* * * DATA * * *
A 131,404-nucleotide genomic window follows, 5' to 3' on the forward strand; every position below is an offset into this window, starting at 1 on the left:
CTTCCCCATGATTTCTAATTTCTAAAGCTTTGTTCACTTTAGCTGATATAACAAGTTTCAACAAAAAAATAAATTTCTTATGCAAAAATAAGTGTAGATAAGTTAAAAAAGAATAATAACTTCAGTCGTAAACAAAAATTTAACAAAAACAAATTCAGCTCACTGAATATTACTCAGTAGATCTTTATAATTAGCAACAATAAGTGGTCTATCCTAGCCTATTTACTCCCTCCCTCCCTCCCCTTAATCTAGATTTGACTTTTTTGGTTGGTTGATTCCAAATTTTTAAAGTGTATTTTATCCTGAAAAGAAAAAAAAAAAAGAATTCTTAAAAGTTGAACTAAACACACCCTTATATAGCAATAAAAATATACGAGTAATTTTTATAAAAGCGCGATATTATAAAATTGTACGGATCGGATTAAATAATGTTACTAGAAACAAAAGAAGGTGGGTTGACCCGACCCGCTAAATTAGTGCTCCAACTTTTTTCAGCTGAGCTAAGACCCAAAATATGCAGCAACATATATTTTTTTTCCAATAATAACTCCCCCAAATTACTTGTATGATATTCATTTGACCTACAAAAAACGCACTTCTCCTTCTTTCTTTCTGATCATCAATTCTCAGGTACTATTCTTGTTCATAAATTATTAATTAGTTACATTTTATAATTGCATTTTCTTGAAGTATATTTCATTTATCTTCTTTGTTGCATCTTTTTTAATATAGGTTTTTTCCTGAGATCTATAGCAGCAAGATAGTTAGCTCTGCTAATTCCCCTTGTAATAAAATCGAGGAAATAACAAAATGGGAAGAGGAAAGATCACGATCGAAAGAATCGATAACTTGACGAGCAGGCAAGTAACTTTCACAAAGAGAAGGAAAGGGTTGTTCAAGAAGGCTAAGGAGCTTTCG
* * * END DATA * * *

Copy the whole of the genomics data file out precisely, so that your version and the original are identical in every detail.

A 131,404-nucleotide genomic window follows, 5' to 3' on the forward strand; every position below is an offset into this window, starting at 1 on the left:
CTTCCCCATGATTTCTAATTTCTAAAGCTTTGTTCACTTTAGCTGATATAACAAGTTTCAACAAAAAAATAAATTTCTTATGCAAAAATAAGTGTAGATAAGTTAAAAAAGAATAATAACTTCAGTCGTAAACAAAAATTTAACAAAAACAAATTCAGCTCACTGAATATTACTCAGTAGATCTTTATAATTAGCAACAATAAGTGGTCTATCCTAGCCTATTTACTCCCTCCCTCCCTCCCCTTAATCTAGATTTGACTTTTTTGGTTGGTTGATTCCAAATTTTTAAAGTGTATTTTATCCTGAAAAGAAAAAAAAAAAAGAATTCTTAAAAGTTGAACTAAACACACCCTTATATAGCAATAAAAATATACGAGTAATTTTTATAAAAGCGCGATATTATAAAATTGTACGGATCGGATTAAATAATGTTACTAGAAACAAAAGAAGGTGGGTTGACCCGACCCGCTAAATTAGTGCTCCAACTTTTTTCAGCTGAGCTAAGACCCAAAATATGCAGCAACATATATTTTTTTTCCAATAATAACTCCCCCAAATTACTTGTATGATATTCATTTGACCTACAAAAAACGCACTTCTCCTTCTTTCTTTCTGATCATCAATTCTCAGGTACTATTCTTGTTCATAAATTATTAATTAGTTACATTTTATAATTGCATTTTCTTGAAGTATATTTCATTTATCTTCTTTGTTGCATCTTTTTTAATATAGGTTTTTTCCTGAGATCTATAGCAGCAAGATAGTTAGCTCTGCTAATTCCCCTTGTAATAAAATCGAGGAAATAACAAAATGGGAAGAGGAAAGATCACGATCGAAAGAATCGATAACTTGACGAGCAGGCAAGTAACTTTCACAAAGAGAAGGAAAGGGTTGTTCAAGAAGGCTAAGGAGCTTTCG